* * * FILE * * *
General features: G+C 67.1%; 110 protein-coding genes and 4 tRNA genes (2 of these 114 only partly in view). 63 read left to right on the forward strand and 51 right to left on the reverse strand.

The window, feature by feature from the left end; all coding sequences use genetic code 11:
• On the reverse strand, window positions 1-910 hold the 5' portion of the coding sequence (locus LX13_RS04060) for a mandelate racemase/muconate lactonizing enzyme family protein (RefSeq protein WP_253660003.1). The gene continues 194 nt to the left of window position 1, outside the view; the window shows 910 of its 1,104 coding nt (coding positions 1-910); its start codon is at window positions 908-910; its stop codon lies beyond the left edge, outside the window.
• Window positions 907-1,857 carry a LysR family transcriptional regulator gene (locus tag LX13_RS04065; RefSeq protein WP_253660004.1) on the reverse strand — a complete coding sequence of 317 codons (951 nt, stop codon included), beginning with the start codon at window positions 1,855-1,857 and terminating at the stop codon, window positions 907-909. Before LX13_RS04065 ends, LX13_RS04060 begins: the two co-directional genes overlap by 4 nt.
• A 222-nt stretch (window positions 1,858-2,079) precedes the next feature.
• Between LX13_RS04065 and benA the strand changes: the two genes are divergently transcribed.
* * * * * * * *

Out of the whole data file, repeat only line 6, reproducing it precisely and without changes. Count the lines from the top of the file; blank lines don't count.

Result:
• Between LX13_RS04065 and benA the strand changes: the two genes are divergently transcribed.